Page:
Knee Injections for Arthritis
Injections are frequently a part of the treatment plan for our patients dealing with arthritis in their knees. There are two types of injections- corticosteroid (also called “steroid”) and viscosupplementation (or “gel”). Below, we will get into the difference between the types of shots, and what patients can expect if they are administered either one.
Question: “Steroid” or “Gel” injection for my arthritic knee joint?
Many of our patients receive corticosteroid or steroid injections as part of their treatment plan for knee arthritis. Another common name that is frequently used is “a Cortisone injection”. Along with the administration of the steroid medicine, it was mixed with an anesthetic or numbing medicine which may give temporary relief for 1-4 hours. When the anesthetic wears off, it may take between 2-10 days for the steroid to become fully effective in relieving inflammatory pain. If you are diabetic and you check your blood sugar levels, be aware that the steroid injection may temporarily elevate levels for 1-5 days. If they remain elevated, please contact your Primary Care Physician. The duration of pain relief following steroid injections varies greatly between patients.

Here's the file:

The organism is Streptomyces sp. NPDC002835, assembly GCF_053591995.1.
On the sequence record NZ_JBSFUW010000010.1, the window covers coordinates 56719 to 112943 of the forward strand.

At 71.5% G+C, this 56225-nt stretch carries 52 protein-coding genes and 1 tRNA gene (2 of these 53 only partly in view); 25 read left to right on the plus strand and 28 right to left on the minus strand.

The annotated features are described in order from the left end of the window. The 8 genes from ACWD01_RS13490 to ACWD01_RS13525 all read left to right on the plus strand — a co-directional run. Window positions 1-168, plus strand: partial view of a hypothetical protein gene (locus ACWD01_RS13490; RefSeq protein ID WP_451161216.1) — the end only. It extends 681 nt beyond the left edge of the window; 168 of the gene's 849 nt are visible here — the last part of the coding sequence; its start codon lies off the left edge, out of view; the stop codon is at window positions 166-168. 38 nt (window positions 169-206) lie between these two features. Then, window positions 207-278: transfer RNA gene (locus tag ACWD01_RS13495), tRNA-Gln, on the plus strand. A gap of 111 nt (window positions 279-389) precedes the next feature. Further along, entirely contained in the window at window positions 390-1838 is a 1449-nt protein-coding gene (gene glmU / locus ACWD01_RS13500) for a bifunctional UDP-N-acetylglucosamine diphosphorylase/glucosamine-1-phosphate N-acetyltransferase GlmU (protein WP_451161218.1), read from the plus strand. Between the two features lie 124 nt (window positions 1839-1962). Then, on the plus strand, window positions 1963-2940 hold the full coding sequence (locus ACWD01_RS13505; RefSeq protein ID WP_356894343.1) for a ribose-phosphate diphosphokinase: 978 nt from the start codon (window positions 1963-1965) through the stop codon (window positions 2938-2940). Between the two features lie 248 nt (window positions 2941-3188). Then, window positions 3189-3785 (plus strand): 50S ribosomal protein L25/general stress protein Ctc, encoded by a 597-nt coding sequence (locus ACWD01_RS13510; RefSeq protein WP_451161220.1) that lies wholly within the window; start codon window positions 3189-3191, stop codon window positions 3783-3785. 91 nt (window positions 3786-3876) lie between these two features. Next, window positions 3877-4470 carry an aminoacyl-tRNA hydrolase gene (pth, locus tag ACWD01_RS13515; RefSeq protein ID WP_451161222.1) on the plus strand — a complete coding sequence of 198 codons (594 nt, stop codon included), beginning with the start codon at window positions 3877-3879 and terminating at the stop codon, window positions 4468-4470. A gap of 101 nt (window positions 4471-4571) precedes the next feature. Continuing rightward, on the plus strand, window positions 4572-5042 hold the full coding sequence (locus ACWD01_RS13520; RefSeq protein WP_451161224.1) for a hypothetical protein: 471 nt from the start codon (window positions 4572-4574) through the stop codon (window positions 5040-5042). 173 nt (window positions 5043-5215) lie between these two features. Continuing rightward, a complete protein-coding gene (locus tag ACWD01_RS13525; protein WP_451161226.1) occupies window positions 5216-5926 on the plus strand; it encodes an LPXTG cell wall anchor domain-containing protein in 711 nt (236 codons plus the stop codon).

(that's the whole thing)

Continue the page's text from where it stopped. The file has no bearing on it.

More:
Another type of injection that patients may receive is a viscosupplementation injection (or gel injection) comprised of hyaluronic acid. The brand name for this injection is Synvisc-One. You should be able to resume your normal day to day activities following this type of injection. Gel injections are given on a patient to patient basis and will be discussed with your provider. Everyone responds differently to this injection; most patients begin to feel relief 3-4 weeks after the injection is administered, but can take up to 6 weeks. Duration of relief is also variable, but the injection is considered successful if it lasts for at least 6 months.
- Viscosupplementation Treatment for Knee Arthritis
- What to Know Before Getting a Cortisone Injection
- Patient Resources